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The University Star




The Student News Site of Texas State University

The University Star

The Student News Site of Texas State University

The University Star

Exertional heat strokes: Its signs, effects, recovery and avoidance

beat+the+heat+info
beat the heat info

In the summertime, San Marcos has an increase of people outdoors during the day.
From sporting activities to live events, there’s always a way for both residents and visitors to spend their time in the city. However, this comes with the risk of being exposed to high temperatures, especially during summer’s later months.
Kevin Miller, athletic training professor for the Department of Health and Human Performance at Texas State, researches exertional heat strokes (EHS).
EHS is when a person’s core body temperature surpasses their ability to dissipate heat during exercise in hot weather. This is different from exertional heat exhaustion, where the body has not gone over 104 degrees fahrenheit.
“Texas has the most heat-related deaths in the United States,” Miller said. “This is an area that really struggles with high environmental temperatures and humidity and could really benefit from some research on the topic.”
Miller has treated someone experiencing EHS at the 50th annual Falmouth Road Race in Massachusetts last August, a seven-mile point-to-point race with over 10,000 runners. Miller joined an interdisciplinary medical team to provide aid and perform research. The team confirmed over 30 participants’ body core temperatures over 105 degrees fahrenheit.
“Falmouth Road Race can be completed anywhere between about 45 minutes to an hour and a half,” Miller said. “Because people are running faster, they’re burning more energy and because they burn more energy, they create more heat.”
The medical team took the identified runners’ body core temperatures rectally, then treated them to 50 gallons of cold-water immersion tubs until their temperatures were back to normal. Most of the runners went home the same day, none of them with negative aftereffects.
Rectal thermometers are the most accurate way to check someone’s body temperature. Checking other body parts, such as the mouth or armpit can underestimate a hyperventilating person’s actual internal body temperature.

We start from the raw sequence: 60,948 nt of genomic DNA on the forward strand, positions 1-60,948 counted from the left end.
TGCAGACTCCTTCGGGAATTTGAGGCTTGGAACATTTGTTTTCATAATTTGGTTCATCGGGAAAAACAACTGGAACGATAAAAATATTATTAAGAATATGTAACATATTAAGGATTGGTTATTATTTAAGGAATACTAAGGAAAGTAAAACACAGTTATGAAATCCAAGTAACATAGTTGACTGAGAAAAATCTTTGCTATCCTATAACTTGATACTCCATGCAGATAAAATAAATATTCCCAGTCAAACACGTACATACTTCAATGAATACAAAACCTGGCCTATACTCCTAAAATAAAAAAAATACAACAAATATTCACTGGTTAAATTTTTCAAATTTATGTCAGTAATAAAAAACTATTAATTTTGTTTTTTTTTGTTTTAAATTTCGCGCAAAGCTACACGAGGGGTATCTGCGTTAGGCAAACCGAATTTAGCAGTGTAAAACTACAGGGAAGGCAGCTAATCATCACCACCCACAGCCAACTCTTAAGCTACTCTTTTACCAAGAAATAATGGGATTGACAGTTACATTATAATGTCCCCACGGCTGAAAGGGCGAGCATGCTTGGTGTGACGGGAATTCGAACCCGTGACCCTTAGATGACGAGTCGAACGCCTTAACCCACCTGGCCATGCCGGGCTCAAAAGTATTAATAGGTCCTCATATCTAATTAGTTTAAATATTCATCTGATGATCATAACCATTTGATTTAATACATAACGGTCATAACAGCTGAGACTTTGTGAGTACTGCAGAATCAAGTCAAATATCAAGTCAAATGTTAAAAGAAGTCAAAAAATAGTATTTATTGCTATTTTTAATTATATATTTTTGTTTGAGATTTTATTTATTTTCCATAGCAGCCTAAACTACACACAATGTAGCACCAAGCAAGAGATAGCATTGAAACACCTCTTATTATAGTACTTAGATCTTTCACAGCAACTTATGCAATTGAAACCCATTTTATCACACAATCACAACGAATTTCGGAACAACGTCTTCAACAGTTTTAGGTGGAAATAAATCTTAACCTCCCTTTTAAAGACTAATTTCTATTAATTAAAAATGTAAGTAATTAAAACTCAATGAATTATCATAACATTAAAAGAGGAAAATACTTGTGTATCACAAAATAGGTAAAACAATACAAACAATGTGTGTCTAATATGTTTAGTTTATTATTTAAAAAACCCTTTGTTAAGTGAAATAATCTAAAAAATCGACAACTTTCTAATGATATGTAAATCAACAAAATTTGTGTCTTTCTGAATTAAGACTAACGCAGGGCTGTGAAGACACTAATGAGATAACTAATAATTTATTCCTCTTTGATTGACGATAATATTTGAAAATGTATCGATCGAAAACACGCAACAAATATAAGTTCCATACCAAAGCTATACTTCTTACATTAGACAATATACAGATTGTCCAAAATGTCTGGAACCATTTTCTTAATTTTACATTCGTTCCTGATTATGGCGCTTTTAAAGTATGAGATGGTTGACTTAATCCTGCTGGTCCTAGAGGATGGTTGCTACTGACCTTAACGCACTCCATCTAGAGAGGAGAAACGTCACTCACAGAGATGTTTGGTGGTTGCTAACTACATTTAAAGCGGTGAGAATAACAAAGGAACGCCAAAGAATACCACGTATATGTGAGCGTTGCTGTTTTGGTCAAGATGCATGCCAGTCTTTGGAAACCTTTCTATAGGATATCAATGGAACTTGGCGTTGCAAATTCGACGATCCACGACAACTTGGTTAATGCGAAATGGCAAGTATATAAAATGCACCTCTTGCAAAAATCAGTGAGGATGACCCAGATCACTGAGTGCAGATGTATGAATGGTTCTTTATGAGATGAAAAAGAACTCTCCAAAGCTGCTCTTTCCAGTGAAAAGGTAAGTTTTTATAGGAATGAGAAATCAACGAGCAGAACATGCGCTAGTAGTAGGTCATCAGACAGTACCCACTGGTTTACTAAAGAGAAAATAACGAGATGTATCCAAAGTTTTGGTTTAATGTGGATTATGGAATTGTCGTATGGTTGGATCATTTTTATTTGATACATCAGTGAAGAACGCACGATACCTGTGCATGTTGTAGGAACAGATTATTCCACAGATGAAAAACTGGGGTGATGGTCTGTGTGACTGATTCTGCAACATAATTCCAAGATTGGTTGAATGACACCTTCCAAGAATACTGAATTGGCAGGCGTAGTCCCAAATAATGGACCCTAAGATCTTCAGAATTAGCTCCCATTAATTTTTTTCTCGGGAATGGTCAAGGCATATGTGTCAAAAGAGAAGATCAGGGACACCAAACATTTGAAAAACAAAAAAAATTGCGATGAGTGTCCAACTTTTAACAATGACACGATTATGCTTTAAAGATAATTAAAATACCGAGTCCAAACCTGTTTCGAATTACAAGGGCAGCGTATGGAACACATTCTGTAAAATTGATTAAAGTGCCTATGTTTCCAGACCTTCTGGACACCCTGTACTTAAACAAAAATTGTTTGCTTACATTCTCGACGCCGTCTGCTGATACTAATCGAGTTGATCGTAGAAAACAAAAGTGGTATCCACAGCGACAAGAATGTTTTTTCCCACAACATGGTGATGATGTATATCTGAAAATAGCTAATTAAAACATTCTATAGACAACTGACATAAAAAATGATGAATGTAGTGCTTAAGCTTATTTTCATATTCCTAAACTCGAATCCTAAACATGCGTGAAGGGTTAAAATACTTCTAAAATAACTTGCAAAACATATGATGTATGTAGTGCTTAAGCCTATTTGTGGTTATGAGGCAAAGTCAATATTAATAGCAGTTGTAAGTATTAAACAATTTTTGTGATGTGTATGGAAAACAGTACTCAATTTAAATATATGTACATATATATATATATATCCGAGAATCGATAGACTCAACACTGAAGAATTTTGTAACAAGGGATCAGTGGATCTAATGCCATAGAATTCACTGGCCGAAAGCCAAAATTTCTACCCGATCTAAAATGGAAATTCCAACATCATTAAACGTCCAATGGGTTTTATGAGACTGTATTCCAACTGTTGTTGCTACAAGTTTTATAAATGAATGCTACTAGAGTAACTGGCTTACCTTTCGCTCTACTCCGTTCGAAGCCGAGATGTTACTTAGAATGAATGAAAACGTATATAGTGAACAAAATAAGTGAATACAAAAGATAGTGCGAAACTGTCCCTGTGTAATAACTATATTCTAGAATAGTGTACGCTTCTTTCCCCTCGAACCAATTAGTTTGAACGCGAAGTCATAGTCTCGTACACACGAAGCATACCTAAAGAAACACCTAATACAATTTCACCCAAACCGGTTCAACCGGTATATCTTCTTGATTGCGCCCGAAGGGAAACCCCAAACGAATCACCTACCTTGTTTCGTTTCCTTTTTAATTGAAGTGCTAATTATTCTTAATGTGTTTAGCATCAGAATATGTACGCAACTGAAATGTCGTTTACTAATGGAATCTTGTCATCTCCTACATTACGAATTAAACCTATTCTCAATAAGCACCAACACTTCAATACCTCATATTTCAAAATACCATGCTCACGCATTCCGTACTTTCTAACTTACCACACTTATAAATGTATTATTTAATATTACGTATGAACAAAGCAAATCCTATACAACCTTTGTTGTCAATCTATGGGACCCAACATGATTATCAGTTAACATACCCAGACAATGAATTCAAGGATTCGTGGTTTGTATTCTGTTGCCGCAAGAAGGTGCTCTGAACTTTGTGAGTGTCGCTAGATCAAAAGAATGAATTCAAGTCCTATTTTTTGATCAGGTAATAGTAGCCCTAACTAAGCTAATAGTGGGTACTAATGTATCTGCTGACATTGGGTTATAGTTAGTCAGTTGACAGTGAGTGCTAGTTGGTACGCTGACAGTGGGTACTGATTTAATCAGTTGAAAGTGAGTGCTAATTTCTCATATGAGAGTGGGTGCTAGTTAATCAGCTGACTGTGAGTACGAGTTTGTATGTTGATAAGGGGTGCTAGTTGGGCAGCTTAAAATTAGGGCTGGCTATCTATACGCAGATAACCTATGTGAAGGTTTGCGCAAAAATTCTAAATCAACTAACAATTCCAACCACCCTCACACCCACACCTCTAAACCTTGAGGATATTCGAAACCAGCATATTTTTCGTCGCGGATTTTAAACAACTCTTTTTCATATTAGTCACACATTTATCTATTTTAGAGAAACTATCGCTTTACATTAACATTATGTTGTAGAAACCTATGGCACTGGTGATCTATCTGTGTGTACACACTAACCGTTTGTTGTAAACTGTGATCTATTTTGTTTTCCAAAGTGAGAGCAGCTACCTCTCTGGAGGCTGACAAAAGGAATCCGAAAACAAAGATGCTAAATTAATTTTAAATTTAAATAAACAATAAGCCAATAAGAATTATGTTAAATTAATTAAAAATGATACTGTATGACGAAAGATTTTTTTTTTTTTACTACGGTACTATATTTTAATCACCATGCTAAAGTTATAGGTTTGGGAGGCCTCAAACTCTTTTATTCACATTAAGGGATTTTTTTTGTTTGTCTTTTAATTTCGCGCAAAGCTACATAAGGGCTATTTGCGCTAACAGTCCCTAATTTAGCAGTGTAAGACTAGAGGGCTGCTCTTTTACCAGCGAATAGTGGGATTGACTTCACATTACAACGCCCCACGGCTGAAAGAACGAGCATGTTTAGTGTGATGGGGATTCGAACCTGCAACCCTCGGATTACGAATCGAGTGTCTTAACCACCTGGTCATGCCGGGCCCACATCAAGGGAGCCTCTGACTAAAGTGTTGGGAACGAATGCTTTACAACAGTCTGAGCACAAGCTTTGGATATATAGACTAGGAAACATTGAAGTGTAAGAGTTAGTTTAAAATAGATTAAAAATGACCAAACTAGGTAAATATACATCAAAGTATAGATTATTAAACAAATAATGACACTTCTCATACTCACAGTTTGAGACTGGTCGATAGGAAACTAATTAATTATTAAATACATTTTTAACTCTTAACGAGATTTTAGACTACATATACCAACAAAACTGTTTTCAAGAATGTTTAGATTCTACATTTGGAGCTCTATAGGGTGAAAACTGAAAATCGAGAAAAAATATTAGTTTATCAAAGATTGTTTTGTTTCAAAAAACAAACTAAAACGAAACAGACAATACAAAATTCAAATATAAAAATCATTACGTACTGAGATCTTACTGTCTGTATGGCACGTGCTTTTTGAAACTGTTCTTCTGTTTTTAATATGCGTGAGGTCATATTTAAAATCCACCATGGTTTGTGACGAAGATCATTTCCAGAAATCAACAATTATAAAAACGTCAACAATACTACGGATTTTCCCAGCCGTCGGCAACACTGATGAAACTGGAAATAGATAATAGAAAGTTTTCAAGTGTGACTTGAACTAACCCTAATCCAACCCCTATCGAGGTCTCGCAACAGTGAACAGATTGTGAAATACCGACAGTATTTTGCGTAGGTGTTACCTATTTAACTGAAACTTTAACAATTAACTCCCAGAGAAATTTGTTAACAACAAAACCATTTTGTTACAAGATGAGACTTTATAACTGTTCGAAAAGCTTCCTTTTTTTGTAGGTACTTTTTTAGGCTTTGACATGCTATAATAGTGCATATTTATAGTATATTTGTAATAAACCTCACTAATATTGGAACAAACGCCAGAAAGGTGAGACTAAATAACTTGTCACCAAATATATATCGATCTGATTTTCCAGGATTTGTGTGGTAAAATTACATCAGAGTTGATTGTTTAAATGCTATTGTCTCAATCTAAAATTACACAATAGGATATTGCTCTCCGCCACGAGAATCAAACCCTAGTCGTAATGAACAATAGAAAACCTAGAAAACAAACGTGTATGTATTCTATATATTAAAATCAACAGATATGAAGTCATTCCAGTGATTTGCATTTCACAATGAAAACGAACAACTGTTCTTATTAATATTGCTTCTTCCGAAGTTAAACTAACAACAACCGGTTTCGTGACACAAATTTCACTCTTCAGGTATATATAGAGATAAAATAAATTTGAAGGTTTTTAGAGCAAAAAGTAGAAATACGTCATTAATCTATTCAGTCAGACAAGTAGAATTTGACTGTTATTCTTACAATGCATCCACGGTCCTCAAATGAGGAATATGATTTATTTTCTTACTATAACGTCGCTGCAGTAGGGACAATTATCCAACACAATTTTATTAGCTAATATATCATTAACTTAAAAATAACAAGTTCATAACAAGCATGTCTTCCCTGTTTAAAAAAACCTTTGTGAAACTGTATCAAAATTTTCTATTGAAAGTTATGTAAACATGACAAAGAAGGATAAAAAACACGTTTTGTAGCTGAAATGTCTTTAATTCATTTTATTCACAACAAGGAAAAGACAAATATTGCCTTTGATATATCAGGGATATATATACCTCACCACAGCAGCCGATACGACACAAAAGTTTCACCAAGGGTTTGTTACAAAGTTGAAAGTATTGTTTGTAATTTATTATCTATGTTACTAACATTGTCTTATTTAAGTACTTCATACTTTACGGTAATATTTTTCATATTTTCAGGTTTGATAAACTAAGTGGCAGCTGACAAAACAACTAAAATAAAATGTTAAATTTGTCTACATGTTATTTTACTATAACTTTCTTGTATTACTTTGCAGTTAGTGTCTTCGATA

“Somebody with exertional heatstroke might have a body temperature rectally of 108, but if you were to take their temperature with oral temperature, they might show you a temperature of 100,” Miller said. “If a clinician, like an athletic trainer, were to see that, they would then treat you very differently in order to lower your body temperature than if they saw that you had a dangerously life-threateningly high body temperature.”
Ice packs to cool the body have proven ineffective, but they can be used while preparing a large body of water. Miller recommends putting their bodies in as much cold water as possible and keeping their heads above water. This can be done with a nearby river, kiddie pool or garbage can.
EHS can be very survivable if treated with precaution. Still, due to slow or improper treatment, those chances decrease over time depending on how long the body stays at or above 104 degrees. If any longer than 30 minutes after a person’s collapse from EHS, cells start to break down. The person will experience liver and kidney damage before cardiac arrest.
Dr. John Tully, system emergency department medical director of Baptist Health System in San Antonio and New Braunfels, treats five to six patients a week with a heat-related illness.
He suggests to avoid EHS, stay hydrated enough while outside.
“Normally, people recommended that for a normal male, about a gallon a day of water is what is recommended by the CDC and for females, about three quarts,” Tully said. “[If] you’re having to work or be outside for a long period, the CDC recommends having eight ounces of water every 15 minutes or about quarter an hour while you’re exposed to heat.”
To learn what else the CDC recommends to avoid heat strokes and heat exhaustion, go to www.cdc.gov/orr/infographics/ast-heat.htm.

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